Greek health authorities are on alert following a mysterious spike in cases of acute hepatitis in children around Europe.
Cases of the illness that causes liver inflammation have been recorded in the UK, where authorities have been investigating 74 cases of hepatitis in children.
The European Centre for Disease Prevention and Control (ECDC) said on Wednesday that additional cases of hepatitis of unknown origin have been reported in Denmark, Ireland, the Netherlands, and Spain.
The World Health Organization (WHO) and the EU’s health agency issued warnings to other countries to be on the alert and requested them to report any cases of unknown origin.
Greek Health Minister Thanos Plevris said that no cases have been reported in Greece.
He expressed concern about the spike in cases in the UK where, as he said, at least three children between the ages of 3 and 5 have required liver transplantation.
He added that health authorities in Greece are on “high alert.”
What is hepatitis?
Hepatitis is inflammation of the liver, which is a vital organ for processing nutrients, filtering blood, and fighting infection.
Inflammation can affect the liver’s function, and the illness can vary in severity depending on the cause.
While some types of hepatitis are mild and don’t require treatment, other forms of the disease can become chronic and fatal.
What has caused the spike in cases?
Health experts are trying to determine the causes of the cases, as the usual viruses causing the illness have not been detected.
Conor Meehan, a Senior Lecturer in Microbiology at Nottingham Trent University says hepatitis in children is usually associated with viral infections. The most common of these are the five hepatitis viruses: hepatitis A, B, C, D and E. Other viruses, such as adenoviruses, can cause hepatitis, but this is rare.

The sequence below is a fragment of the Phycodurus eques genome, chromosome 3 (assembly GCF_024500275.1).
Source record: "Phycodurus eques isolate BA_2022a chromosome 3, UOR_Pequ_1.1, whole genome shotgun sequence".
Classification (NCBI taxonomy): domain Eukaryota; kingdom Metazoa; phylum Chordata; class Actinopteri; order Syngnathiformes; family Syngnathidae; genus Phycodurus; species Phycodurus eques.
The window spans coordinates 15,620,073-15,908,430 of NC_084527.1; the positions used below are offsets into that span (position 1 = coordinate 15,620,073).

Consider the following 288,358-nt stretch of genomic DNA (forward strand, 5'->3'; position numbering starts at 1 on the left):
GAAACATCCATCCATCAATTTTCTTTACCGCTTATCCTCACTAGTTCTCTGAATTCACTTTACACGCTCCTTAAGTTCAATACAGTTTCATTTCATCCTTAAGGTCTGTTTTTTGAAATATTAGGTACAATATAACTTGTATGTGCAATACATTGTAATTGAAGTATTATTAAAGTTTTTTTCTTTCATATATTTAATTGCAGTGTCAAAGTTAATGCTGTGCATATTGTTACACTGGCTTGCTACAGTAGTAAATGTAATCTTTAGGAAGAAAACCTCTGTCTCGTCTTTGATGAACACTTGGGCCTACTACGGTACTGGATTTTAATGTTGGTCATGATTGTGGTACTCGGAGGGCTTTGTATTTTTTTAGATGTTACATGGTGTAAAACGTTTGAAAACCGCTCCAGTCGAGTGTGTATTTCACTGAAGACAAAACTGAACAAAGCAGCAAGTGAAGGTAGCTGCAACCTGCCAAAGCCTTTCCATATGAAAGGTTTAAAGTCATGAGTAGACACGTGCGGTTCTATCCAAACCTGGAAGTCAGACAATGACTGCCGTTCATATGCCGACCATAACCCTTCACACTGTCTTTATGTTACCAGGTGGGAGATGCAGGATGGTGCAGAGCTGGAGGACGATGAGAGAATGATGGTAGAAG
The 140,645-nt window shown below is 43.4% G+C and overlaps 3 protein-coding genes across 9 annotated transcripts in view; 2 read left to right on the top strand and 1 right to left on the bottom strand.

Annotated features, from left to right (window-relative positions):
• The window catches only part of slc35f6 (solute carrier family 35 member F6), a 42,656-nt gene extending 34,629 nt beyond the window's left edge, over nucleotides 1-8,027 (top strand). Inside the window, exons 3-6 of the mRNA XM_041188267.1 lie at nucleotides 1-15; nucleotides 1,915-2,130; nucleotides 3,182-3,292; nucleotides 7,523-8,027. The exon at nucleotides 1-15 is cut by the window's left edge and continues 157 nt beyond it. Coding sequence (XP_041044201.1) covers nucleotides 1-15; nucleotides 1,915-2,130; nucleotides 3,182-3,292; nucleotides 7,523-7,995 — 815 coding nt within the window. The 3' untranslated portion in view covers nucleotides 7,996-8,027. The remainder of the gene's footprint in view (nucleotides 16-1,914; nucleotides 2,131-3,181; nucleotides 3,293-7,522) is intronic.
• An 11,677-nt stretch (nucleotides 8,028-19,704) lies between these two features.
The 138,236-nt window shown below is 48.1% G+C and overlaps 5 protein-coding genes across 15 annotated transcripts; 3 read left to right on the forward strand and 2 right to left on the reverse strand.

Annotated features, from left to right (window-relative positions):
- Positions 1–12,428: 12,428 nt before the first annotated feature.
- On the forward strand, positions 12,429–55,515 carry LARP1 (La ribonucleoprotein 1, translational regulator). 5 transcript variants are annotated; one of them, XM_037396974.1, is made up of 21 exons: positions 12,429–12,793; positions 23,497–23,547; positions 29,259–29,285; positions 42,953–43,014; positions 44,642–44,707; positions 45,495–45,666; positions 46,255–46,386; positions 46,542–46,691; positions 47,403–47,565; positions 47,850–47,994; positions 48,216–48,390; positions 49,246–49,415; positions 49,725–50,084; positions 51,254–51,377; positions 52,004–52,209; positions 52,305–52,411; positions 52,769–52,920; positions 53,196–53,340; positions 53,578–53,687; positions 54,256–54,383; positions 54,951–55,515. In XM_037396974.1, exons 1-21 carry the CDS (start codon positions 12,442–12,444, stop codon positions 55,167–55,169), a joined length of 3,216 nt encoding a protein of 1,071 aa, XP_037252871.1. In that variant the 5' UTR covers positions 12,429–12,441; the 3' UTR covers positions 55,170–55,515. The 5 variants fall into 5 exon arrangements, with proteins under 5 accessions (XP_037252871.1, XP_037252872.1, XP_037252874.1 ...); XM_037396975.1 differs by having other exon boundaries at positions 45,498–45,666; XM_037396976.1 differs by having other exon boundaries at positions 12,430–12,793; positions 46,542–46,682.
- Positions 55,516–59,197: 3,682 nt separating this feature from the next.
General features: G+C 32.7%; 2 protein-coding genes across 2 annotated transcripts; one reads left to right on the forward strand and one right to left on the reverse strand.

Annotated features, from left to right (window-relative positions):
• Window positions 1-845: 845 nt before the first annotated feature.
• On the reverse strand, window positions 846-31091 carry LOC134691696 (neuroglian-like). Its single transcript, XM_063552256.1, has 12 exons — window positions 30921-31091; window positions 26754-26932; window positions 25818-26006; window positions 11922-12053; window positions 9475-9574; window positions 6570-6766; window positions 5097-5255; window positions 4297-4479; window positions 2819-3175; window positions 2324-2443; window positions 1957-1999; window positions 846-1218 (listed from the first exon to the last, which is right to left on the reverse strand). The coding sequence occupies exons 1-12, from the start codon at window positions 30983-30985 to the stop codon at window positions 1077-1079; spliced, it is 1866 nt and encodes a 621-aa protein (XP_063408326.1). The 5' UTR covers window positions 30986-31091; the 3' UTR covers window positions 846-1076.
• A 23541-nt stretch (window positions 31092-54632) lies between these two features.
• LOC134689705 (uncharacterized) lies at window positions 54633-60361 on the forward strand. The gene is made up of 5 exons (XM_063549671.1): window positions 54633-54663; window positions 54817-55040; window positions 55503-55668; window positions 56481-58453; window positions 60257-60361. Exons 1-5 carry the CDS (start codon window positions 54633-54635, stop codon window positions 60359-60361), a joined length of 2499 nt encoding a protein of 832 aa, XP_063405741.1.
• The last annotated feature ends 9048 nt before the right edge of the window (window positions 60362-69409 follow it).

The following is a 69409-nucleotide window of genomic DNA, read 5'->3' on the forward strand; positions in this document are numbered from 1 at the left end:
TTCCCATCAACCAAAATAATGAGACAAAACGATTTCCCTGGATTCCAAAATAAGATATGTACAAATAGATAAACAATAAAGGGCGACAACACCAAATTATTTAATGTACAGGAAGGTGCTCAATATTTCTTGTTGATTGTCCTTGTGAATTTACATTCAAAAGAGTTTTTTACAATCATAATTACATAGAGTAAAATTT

“What is unusual about these cases in children is that none of the five hepatitis viruses have been detected in any of the patients. This rules out the most common cause of these symptoms, leaving public health authorities searching for answers,” Meehan writes at The Conversation.
If adenovirus is the cause of these cases, it could mean that a new variant of adenovirus has emerged that more easily causes hepatitis, he says.
Could COVID-19 be behind the spike in cases?
There have been suggestions that COVID-19 could be behind these cases of hepatitis, as SARS-CoV-2 has been detected in some of the children. Isolated cases of hepatitis have been reported in COVID-19 patients, but this is even rarer than autoimmune hepatitis and has mostly been observed in adults with severe COVID-19.
Most note-worthy is that none of the children diagnosed with hepatitis in the UK have received a COVID-19 vaccination, so there’s no basis to believe COVID-19 vaccines have anything to do with this spike.
Another possibility is that this is a new symptom resulting from the interaction between viruses (perhaps adenovirus and coronavirus both infecting the same child, for example). Alternatively, it could be caused by a totally different virus that hasn’t yet been detected, Meehan adds.
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